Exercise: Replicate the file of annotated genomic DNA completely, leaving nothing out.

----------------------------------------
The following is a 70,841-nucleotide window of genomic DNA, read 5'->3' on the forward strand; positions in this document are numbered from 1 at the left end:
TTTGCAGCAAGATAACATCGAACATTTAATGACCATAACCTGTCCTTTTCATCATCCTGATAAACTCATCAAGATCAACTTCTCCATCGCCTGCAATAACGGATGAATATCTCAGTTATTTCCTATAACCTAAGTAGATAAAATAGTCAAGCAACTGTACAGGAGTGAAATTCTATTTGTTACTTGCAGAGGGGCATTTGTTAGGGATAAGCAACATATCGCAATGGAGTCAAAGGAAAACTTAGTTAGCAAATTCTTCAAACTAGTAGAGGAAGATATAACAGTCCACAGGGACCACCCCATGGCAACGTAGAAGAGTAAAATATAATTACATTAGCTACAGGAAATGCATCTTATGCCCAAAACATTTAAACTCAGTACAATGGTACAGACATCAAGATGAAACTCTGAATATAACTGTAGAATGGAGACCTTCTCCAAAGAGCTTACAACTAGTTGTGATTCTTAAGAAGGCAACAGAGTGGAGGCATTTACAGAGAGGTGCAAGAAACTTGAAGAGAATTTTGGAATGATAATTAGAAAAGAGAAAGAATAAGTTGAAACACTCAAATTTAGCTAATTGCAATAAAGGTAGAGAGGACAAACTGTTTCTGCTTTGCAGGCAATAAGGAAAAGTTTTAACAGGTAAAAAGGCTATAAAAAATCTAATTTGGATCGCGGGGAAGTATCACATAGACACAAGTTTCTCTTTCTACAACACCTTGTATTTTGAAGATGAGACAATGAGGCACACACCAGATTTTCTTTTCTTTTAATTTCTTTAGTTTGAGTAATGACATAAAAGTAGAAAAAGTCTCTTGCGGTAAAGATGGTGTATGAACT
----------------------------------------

The following is a 70,841-nucleotide window of genomic DNA, read 5'->3' on the forward strand; positions in this document are numbered from 1 at the left end:
TTTGCAGCAAGATAACATCGAACATTTAATGACCATAACCTGTCCTTTTCATCATCCTGATAAACTCATCAAGATCAACTTCTCCATCGCCTGCAATAACGGATGAATATCTCAGTTATTTCCTATAACCTAAGTAGATAAAATAGTCAAGCAACTGTACAGGAGTGAAATTCTATTTGTTACTTGCAGAGGGGCATTTGTTAGGGATAAGCAACATATCGCAATGGAGTCAAAGGAAAACTTAGTTAGCAAATTCTTCAAACTAGTAGAGGAAGATATAACAGTCCACAGGGACCACCCCATGGCAACGTAGAAGAGTAAAATATAATTACATTAGCTACAGGAAATGCATCTTATGCCCAAAACATTTAAACTCAGTACAATGGTACAGACATCAAGATGAAACTCTGAATATAACTGTAGAATGGAGACCTTCTCCAAAGAGCTTACAACTAGTTGTGATTCTTAAGAAGGCAACAGAGTGGAGGCATTTACAGAGAGGTGCAAGAAACTTGAAGAGAATTTTGGAATGATAATTAGAAAAGAGAAAGAATAAGTTGAAACACTCAAATTTAGCTAATTGCAATAAAGGTAGAGAGGACAAACTGTTTCTGCTTTGCAGGCAATAAGGAAAAGTTTTAACAGGTAAAAAGGCTATAAAAAATCTAATTTGGATCGCGGGGAAGTATCACATAGACACAAGTTTCTCTTTCTACAACACCTTGTATTTTGAAGATGAGACAATGAGGCACACACCAGATTTTCTTTTCTTTTAATTTCTTTAGTTTGAGTAATGACATAAAAGTAGAAAAAGTCTCTTGCGGTAAAGATGGTGTATGAACT